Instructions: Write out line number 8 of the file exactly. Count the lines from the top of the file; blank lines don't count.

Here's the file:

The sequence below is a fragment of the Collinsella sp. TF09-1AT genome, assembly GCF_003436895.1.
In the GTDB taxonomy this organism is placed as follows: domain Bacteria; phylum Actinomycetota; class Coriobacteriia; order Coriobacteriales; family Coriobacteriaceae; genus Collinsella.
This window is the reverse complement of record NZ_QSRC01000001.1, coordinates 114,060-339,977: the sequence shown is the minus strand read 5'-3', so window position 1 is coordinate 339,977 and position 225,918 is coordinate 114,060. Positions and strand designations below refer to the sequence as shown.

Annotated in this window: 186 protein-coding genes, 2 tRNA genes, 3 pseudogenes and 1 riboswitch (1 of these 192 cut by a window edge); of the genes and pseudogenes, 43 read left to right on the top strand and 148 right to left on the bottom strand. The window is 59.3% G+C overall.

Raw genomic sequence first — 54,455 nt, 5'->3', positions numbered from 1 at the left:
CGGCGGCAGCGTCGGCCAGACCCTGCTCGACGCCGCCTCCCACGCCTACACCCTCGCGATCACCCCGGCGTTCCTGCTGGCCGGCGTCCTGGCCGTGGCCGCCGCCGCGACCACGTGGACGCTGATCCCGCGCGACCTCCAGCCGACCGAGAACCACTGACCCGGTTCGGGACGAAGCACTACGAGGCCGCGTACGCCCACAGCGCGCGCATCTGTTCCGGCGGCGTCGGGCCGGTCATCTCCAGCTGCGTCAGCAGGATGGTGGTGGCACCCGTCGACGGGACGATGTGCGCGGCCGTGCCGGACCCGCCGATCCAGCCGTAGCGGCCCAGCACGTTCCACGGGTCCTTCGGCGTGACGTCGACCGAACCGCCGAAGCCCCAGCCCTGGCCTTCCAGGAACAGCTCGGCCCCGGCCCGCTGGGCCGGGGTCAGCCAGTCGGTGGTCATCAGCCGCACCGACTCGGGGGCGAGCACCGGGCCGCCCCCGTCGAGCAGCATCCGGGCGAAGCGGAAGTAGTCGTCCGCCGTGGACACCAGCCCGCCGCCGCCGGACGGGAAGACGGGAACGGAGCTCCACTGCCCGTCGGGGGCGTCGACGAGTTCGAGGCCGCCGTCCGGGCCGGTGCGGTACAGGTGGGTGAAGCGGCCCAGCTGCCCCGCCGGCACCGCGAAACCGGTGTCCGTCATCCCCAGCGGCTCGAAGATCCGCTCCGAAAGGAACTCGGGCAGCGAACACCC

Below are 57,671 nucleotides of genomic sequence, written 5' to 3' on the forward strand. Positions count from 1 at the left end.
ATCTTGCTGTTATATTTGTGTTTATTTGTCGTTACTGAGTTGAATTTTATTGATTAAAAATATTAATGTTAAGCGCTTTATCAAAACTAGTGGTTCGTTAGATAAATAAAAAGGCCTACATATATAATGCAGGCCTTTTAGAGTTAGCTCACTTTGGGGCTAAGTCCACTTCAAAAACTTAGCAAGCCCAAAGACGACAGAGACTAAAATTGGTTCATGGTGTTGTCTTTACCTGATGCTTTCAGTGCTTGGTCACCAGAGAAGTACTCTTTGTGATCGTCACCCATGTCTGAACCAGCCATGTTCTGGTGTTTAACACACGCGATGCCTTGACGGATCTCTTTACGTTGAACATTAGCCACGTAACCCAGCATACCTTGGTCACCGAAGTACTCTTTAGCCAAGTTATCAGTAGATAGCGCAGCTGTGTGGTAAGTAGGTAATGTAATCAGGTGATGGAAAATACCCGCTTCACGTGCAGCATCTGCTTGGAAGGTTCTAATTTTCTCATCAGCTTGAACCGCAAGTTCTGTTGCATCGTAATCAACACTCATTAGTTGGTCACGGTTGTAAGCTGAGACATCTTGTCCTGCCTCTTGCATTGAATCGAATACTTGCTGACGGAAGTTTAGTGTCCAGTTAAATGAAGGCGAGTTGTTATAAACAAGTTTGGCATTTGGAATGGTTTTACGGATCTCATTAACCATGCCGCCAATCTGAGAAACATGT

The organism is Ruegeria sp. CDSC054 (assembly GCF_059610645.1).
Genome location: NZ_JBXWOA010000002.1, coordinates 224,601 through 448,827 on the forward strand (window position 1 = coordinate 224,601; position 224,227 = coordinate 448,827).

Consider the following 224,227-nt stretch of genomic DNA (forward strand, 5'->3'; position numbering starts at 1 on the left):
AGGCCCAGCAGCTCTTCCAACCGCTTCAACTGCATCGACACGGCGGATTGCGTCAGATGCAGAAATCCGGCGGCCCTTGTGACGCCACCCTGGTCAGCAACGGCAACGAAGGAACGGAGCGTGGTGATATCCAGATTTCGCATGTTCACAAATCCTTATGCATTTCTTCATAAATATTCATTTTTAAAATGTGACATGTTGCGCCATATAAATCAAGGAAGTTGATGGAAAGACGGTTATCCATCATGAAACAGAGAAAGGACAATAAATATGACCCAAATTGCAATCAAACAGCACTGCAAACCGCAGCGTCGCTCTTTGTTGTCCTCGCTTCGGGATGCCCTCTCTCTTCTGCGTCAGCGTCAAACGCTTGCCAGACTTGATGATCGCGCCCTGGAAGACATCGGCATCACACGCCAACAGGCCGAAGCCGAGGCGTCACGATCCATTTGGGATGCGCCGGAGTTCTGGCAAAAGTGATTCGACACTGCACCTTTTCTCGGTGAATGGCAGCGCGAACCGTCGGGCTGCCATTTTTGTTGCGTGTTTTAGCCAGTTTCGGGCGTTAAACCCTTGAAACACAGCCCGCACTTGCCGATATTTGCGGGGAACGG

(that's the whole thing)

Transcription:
ATCTTGCTGTTATATTTGTGTTTATTTGTCGTTACTGAGTTGAATTTTATTGATTAAAAATATTAATGTTAAGCGCTTTATCAAAACTAGTGGTTCGTTAGATAAATAAAAAGGCCTACATATATAATGCAGGCCTTTTAGAGTTAGCTCACTTTGGGGCTAAGTCCACTTCAAAAACTTAGCAAGCCCAAAGACGACAGAGACTAAAATTGGTTCATGGTGTTGTCTTTACCTGATGCTTTCAGTGCTTGGTCACCAGAGAAGTACTCTTTGTGATCGTCACCCATGTCTGAACCAGCCATGTTCTGGTGTTTAACACACGCGATGCCTTGACGGATCTCTTTACGTTGAACATTAGCCACGTAACCCAGCATACCTTGGTCACCGAAGTACTCTTTAGCCAAGTTATCAGTAGATAGCGCAGCTGTGTGGTAAGTAGGTAATGTAATCAGGTGATGGAAAATACCCGCTTCACGTGCAGCATCTGCTTGGAAGGTTCTAATTTTCTCATCAGCTTGAACCGCAAGTTCTGTTGCATCGTAATCAACACTCATTAGTTGGTCACGGTTGTAAGCTGAGACATCTTGTCCTGCCTCTTGCATTGAATCGAATACTTGCTGACGGAAGTTTAGTGTCCAGTTAAATGAAGGCGAGTTGTTATAAACAAGTTTGGCATTTGGAATGGTTTTACGGATCTCATTAACCATGCCGCCAATCTGAGAAACATGT